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Ergonomic backpacks; Is your bag causing you pain?

This time of year parents, children and university students alike are diverting to a more orthopaedic approach when it comes to the use of backpacks. However, little is known about the appropriate recommendations in place when it comes to ‘the right bag’ as a heavy backpack or the wrong size could increase the risk of poor posture or common neck and back injuries.

While adults feel that they may be strong enough to load up their backpacks as much as possible so that nothing has to be carried in their hands, this doesn’t do them any favours. And while children use backpacks for school, they don’t have the relevant knowledge to ensure that they are packing and carrying their backpacks correctly. The danger with both of these is that it results in the body having to compensate for the load, which can have long term effects on posture as well as the potential risk of a more immediate injury.

Many parents often purchase a larger backpack for their child so that they can utilise its space as they grow older and have it last for many years, however oversized backpacks can cause pulling and strains on soft tissues that otherwise wouldn’t occur. These strains are often contributed to;

Poor fitting of the lumbar pad within your child’s lower back curvature leading to inadequate support; Or, the bag sits too high on their back which can force the child’s head to sit more forward, causing neck strain. Below is a list of helpful tips that could solve and prevent your backpack related pain.


What sort of backpack should I purchase?

There are so many different styles of backpacks available to purchase that it can become difficult to choose the right one. Each year millions of children and adults walk to, from, and around school/work carrying backpacks filled with books and materials therefore the style that will adequately cater to these demands is an ergonomic backpack. Below are features that you should look for when purchasing a new bag.

– Lightweight material (canvas as opposed to leather)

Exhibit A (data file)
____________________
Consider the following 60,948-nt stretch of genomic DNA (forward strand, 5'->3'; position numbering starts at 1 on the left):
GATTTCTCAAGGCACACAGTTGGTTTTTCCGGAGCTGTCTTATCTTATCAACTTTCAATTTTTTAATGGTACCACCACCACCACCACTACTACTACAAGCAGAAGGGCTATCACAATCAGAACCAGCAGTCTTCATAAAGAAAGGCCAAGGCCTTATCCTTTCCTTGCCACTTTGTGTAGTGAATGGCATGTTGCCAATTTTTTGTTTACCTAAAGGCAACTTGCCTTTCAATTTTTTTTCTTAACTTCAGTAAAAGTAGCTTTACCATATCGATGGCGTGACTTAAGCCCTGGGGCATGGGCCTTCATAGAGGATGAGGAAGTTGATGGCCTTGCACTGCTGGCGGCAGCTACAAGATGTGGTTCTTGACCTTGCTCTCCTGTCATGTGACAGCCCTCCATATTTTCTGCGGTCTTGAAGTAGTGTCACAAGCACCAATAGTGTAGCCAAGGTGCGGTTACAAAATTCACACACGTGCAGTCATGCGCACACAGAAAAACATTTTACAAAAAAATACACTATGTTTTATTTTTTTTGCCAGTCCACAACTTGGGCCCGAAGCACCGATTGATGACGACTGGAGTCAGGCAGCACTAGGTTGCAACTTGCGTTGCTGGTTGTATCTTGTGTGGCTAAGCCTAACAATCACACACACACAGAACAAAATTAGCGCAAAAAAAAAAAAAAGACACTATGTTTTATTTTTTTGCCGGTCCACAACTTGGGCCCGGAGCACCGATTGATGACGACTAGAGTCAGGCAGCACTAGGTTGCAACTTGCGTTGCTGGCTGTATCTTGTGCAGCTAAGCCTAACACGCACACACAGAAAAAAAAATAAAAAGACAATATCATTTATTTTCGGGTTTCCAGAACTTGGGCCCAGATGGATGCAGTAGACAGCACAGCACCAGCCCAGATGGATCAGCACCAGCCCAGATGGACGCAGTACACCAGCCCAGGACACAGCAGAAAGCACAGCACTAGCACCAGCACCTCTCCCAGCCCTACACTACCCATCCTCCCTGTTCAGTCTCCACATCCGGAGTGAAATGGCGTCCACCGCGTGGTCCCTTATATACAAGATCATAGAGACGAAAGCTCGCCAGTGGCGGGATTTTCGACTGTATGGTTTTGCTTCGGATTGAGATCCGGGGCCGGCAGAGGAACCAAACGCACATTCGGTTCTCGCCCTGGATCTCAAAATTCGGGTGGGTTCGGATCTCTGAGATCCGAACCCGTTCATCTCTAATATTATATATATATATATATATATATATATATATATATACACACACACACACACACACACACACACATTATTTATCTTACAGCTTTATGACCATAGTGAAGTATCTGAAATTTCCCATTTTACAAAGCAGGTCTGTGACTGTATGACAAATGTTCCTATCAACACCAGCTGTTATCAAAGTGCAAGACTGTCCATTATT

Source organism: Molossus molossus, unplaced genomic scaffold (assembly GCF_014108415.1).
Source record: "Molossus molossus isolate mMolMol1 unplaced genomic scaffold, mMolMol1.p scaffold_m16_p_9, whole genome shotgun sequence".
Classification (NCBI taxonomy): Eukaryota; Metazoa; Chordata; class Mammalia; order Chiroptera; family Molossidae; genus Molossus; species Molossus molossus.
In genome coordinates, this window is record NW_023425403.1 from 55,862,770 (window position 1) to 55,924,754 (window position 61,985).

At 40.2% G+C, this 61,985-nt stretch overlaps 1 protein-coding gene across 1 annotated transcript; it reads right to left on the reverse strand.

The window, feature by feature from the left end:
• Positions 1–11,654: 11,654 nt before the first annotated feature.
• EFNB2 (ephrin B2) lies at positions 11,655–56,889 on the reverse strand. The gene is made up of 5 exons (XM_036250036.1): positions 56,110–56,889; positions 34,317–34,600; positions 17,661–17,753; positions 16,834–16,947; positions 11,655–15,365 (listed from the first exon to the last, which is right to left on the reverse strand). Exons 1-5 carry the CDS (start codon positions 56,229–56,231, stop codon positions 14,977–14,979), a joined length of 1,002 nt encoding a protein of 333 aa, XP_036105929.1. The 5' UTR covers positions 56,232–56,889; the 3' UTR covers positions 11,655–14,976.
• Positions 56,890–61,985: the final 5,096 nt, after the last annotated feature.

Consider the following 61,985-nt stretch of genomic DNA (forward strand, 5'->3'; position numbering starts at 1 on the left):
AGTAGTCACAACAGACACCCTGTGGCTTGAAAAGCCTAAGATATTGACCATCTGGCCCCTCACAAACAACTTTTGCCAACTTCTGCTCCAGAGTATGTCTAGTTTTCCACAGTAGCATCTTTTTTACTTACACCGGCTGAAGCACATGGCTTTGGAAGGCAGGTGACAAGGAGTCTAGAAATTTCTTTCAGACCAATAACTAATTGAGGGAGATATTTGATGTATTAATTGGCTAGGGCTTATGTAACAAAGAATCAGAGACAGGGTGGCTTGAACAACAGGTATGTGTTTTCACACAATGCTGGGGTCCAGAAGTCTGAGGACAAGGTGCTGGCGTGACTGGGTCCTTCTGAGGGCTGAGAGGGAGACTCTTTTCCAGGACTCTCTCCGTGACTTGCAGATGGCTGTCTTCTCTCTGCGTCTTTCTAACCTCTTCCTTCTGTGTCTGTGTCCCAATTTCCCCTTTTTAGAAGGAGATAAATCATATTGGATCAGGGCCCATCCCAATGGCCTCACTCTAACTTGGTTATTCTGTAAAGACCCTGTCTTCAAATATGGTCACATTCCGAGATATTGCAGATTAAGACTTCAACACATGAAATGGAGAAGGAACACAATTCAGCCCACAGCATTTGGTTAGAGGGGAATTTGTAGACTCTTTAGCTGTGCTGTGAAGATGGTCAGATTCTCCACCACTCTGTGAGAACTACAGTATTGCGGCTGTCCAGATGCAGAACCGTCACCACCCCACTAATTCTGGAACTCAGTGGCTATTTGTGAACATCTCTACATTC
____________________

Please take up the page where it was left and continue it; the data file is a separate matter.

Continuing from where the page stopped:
– Two padded, wide (2-inches), adjustable shoulder straps on the backpack

– Padded back

– Individualised compartments that allow packing ease

– Adjustable hip straps, sternum strap, or frame to redistribute the weight of the backpack from the shoulders and back to the pelvis

– Consider using a separate bag for a laptop or other heavier electronic items

– Make sure the backpack is the right size – it should be no wider than your chest and no higher than 3 cm above your shoulders – you should be able to look up to the ceiling without your head hitting the bag.

How do I appropriately load and wear the backpack to avoid back pain?

– Always use both shoulder straps and wear the backpack on the back rather than over one shoulder – Wearing a bag with only one should strap curves the spine unnaturally, putting stress on the whole body.

– Pack heaviest objects into the backpack first so they are carried lower and closest to the body

– Fill compartments so that the load is evenly distributed throughout the backpack and items do not shift during movement

– Pack sharp or bulky objects in the backpack so they do not contact the back

– Adjust the straps to fit the backpack snugly to the child’s body, holding the bottom of the backpack 2 inches above the waist and keeping the top just below the base of the skull; do not carry the backpack low near the buttocks

– Lift the backpack by using the leg muscles and keeping it close to the body, not by bending over with arms extended

– Do not lean forward when walking; if this is necessary, there is too much weight in the backpack- Studies suggest that backpack weight should be limited to 10-15% of your overall bodyweight.

– And for future maintenance, it is important to clean out the backpack at least once a week so that you aren’t carrying any unnecessary, extra weight.

Although there is no evidence that structural spinal deformity can result from backpack use, any type of back pain that persists is uncommon and should be evaluated by a medical professional (A.K.A your friendly local Osteopath at Middle Park Osteopathy Clinic).


Caley Olesen

This post was written by Dr Caley Olesen.

You can find out more about Caley here or book an appointment with her here.

Alternatively, you can book an appointment by calling the clinic on 03 9908 2844.

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